Synaptic plasticity in multiple sclerosis and in experimental autoimmune encephalomyelitis

Robert Nisticò, Francesco Mori, Marco Feligioni, Ferdinando Nicoletti, Diego Centonze

Research output: Contribution to journalArticlepeer-review


Approximately half of all patients with multiple sclerosis (MS) experience cognitive dysfunction, including learning and memory impairment. Recent studies suggest that hippocampal pathology is involved, although the mechanisms underlying these deficits remain poorly understood. Evidence obtained from a mouse model of MS, the experimental autoimmune encephalomyelitis (EAE), suggests that in the hippocampus of EAE mice long-term potentiation (LTP) is favoured over long-term depression in response to repetitive synaptic activation, through a mechanism dependent on enhanced IL-1β released from infiltrating lymphocytes or activated microglia. Facilitated LTP during an immune-mediated attack might underlie functional recovery, but also cognitive deficits and excitotoxic neurodegeneration. Having identified that pro-inflammatory cytokines such as IL-1β can influence synaptic function and integrity in early MS, it is hoped that new treatments targeted towards preventing synaptic pathology can be developed.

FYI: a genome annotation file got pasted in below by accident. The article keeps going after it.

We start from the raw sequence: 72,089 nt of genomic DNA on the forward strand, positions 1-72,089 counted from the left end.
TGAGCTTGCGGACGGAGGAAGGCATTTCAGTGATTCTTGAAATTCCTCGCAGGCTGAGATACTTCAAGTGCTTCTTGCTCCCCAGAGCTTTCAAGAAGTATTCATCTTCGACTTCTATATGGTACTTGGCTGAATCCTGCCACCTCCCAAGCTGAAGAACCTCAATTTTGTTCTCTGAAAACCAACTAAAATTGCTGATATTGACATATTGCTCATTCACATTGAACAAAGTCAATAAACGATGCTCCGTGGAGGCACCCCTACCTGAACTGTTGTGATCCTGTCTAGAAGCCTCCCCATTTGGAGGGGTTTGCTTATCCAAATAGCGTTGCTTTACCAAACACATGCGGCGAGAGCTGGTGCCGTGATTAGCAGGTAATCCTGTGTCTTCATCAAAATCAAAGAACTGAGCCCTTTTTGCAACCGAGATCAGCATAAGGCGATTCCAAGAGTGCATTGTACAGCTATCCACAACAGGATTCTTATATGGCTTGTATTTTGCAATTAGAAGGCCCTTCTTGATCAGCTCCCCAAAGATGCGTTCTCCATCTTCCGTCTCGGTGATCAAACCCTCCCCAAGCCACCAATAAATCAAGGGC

Original languageEnglish
Article number20130162
JournalPhilosophical transactions of the Royal Society of London. Series B: Biological sciences
Issue number1633
Publication statusPublished - Jan 5 2014


  • Experimental autoimmune encephalomyelitis
  • Hippocampus
  • Interleukin-1β
  • Long-term potentiation
  • Multiple sclerosis
  • Synaptic plasticity

ASJC Scopus subject areas

  • Agricultural and Biological Sciences(all)
  • Biochemistry, Genetics and Molecular Biology(all)
  • Medicine(all)


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